Behold this day

Behold this day, for it is yours to make.


Quote: Black Elk
Photo: Chris Liu Beers

from Gratefulness.org

A moment of twilight

Twilight has been my favorite time of the day for a long time. I am certain that if it’s caught just right we witness a thinning in the veil between places concrete and divine.

This reflection beautifully describes the experience of twilight.


From Live and Learn – David Kanigan

 

75 minutes before sunrise, I start out in darkness, and slide into Twilight.

90 consecutive days, same loop, 5 miles, Cove Island Park and back.

I had to Google it, because I didn’t know what it was called, the in-between time between night and sunrise.

Twilight: “the soft glowing light from the sky when the sun is below the horizon, caused by the refraction and scattering of the sun’s rays from the atmosphere.”

I have no clue what all that means —  and no interest in learning more.

I’m deep into Kate Zambreno’s new book: Drifts: A Novel. My kind of book. She describes it as “Prose, little things, I stammer out.” (I wish I could stammer, spit and cough out anything close to this.)

Her words: “A shock of color out of nowhere.” And that’s exactly what it was. Look at it. The photo above, taken @ 5:24 a.m

. 24 minutes before sunrise. 24 minutes before sunrise. Where does this light, this ‘shock of color’ come from?

In a different time, a different scene, she goes on to talk about “the light of Vermeer’s paintings. Their silence and mystery…So often the painting seems to be of the same room, at the same picture window… whether the sun floods in directly or diffusely.”

And so here we are. 90 consecutive days on this same walk. The same room, the same picture window, a new Vermeer each morning.

I tuck my camera into my bag, and head home. I twist in my earbuds and listen to Audible pumping in the narration.  She closes out her book on an Albrecht Durer quote, back in the 1500’s (before the internet, before digital cameras):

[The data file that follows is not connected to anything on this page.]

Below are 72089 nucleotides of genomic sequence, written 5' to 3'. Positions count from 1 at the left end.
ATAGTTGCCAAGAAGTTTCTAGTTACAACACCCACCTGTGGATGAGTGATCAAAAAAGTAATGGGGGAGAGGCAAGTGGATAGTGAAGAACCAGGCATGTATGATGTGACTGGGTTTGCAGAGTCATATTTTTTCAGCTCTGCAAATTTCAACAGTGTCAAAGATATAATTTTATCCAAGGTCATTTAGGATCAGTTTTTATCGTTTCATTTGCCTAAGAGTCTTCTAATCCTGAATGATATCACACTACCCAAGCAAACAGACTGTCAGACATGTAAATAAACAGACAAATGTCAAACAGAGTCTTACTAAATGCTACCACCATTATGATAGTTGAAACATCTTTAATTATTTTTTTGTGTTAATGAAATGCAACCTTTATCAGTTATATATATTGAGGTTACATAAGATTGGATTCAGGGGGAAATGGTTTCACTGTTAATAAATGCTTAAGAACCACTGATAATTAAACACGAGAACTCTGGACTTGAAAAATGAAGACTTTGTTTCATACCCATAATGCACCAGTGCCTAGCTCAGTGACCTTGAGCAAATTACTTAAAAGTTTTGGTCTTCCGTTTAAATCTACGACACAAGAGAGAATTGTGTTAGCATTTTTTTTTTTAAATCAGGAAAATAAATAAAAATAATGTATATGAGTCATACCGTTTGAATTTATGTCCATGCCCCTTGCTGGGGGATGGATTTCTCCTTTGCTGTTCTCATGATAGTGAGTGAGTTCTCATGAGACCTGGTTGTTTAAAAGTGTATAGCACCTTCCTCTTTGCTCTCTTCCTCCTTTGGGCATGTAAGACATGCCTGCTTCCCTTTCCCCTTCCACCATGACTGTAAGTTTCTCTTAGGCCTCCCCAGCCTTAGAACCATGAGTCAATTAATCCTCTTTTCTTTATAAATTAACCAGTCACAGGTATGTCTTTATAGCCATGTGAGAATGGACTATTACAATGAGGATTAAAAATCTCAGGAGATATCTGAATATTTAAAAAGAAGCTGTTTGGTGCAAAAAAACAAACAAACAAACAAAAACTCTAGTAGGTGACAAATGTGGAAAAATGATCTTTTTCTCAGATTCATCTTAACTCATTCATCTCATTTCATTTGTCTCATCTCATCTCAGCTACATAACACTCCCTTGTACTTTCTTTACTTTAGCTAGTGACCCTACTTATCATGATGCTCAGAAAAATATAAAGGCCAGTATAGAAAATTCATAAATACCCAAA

“What beauty is, I know not, though it adheres to many things.”

And so it does Albrecht, so it does.


Notes:

  • Photo: 5:20 a.m. The Cove, Stamford, CT. July 30, 2020.
  • Inspired by: “The universe is full of magical things patiently waiting for our wits to grow sharper.” ~ Eden Phillpotts, from “A Shadow Passes
  • Book Review of Kate Zambreno’s book “Drifts: A Novel”: “Locked in a Creative Struggle, With Rilke as Her Guide” by Catherine Lacey, NY Times

a morning dawns- slow and easy

And come the dawn,
how slow and easy the Sun-beams
Long legs of a great crab,
move through the sea of mist.

 

~ Takarai Kikaku (1661-1707), Haiku in Mad in Translation by Robin D. Gill


thank you, David Kanigan
Photo: 6:06 am. 60° F. Low tide. Weed Ave Stamford, CT.

In awe of all that surrounds us…

Mysteries, Yes

Truly, we live with mysteries too marvelous to be understood.
How grass can be nourishing in the
mouths of the lambs.
How rivers and stones are forever
in allegiance with gravity
while we ourselves dream of rising.

How two hands touch and the bonds will never be broken.
How people come, from delight or the scars of damage,
to the comfort of a poem.

Let me keep my distance, always, from those
who think they have the answers.
Let me keep company always with those who say
“Look!” and laugh in astonishment,
and bow their heads.


It is easy to be distracted – by life and all of its busy ways. Capturing moments of awe and wonder can be difficult, as we so often hear words discouraging the need for such time. Words that insist we only look in the directions guided by others.

These demands leave a restless and hungry spirit. A spirit longing to explore without direction. Wander into places where there is no need for answers. Wander long enough to appreciate the miracle of creation in detail.

Like prayer, these moments away from the directed path of life are found with intention. It is not the amount of time given, five minutes is as good as one hour. This time is calm for the soul —

— calm much needed for balance in this world which spins faster each day.


Quote: Mary Oliver

Happy…

 

 

Only one thing made him happy

and now that it was gone

everything made him happy.

 


Quote: Leonard Cohen